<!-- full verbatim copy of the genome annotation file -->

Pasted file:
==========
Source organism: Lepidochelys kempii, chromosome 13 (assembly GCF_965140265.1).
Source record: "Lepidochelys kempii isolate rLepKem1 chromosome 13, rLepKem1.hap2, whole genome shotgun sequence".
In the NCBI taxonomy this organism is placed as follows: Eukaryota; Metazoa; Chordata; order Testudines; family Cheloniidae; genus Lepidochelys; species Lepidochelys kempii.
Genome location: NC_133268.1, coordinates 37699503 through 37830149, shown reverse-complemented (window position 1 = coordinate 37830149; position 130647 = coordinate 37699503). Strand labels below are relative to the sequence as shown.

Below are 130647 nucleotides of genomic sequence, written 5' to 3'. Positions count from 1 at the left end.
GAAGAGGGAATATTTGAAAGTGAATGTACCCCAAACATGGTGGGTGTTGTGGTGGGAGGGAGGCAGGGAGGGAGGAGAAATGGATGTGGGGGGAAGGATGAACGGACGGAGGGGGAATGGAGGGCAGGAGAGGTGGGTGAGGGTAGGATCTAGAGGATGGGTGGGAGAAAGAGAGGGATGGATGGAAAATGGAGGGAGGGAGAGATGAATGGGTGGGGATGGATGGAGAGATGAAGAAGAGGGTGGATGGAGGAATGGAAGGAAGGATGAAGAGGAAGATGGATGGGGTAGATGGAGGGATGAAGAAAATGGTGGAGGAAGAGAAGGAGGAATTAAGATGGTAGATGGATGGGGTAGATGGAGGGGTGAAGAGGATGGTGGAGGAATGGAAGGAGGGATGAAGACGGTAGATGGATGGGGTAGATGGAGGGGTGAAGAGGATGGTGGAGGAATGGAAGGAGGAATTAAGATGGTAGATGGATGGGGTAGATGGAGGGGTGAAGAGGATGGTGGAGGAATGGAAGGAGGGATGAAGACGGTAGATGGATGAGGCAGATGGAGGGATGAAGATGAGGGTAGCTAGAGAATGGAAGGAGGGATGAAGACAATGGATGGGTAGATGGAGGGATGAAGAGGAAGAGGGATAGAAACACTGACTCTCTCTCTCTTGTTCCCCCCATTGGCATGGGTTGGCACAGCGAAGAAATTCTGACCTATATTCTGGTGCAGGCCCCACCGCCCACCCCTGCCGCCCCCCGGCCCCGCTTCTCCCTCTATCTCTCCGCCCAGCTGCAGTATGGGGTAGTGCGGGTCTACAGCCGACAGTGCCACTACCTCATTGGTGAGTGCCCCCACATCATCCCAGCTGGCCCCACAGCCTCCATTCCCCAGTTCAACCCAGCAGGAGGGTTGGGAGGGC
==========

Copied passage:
Source organism: Lepidochelys kempii, chromosome 13 (assembly GCF_965140265.1).
Source record: "Lepidochelys kempii isolate rLepKem1 chromosome 13, rLepKem1.hap2, whole genome shotgun sequence".
In the NCBI taxonomy this organism is placed as follows: Eukaryota; Metazoa; Chordata; order Testudines; family Cheloniidae; genus Lepidochelys; species Lepidochelys kempii.
Genome location: NC_133268.1, coordinates 37699503 through 37830149, shown reverse-complemented (window position 1 = coordinate 37830149; position 130647 = coordinate 37699503). Strand labels below are relative to the sequence as shown.

Below are 130647 nucleotides of genomic sequence, written 5' to 3'. Positions count from 1 at the left end.
GAAGAGGGAATATTTGAAAGTGAATGTACCCCAAACATGGTGGGTGTTGTGGTGGGAGGGAGGCAGGGAGGGAGGAGAAATGGATGTGGGGGGAAGGATGAACGGACGGAGGGGGAATGGAGGGCAGGAGAGGTGGGTGAGGGTAGGATCTAGAGGATGGGTGGGAGAAAGAGAGGGATGGATGGAAAATGGAGGGAGGGAGAGATGAATGGGTGGGGATGGATGGAGAGATGAAGAAGAGGGTGGATGGAGGAATGGAAGGAAGGATGAAGAGGAAGATGGATGGGGTAGATGGAGGGATGAAGAAAATGGTGGAGGAAGAGAAGGAGGAATTAAGATGGTAGATGGATGGGGTAGATGGAGGGGTGAAGAGGATGGTGGAGGAATGGAAGGAGGGATGAAGACGGTAGATGGATGGGGTAGATGGAGGGGTGAAGAGGATGGTGGAGGAATGGAAGGAGGAATTAAGATGGTAGATGGATGGGGTAGATGGAGGGGTGAAGAGGATGGTGGAGGAATGGAAGGAGGGATGAAGACGGTAGATGGATGAGGCAGATGGAGGGATGAAGATGAGGGTAGCTAGAGAATGGAAGGAGGGATGAAGACAATGGATGGGTAGATGGAGGGATGAAGAGGAAGAGGGATAGAAACACTGACTCTCTCTCTCTTGTTCCCCCCATTGGCATGGGTTGGCACAGCGAAGAAATTCTGACCTATATTCTGGTGCAGGCCCCACCGCCCACCCCTGCCGCCCCCCGGCCCCGCTTCTCCCTCTATCTCTCCGCCCAGCTGCAGTATGGGGTAGTGCGGGTCTACAGCCGACAGTGCCACTACCTCATTGGTGAGTGCCCCCACATCATCCCAGCTGGCCCCACAGCCTCCATTCCCCAGTTCAACCCAGCAGGAGGGTTGGGAGGGC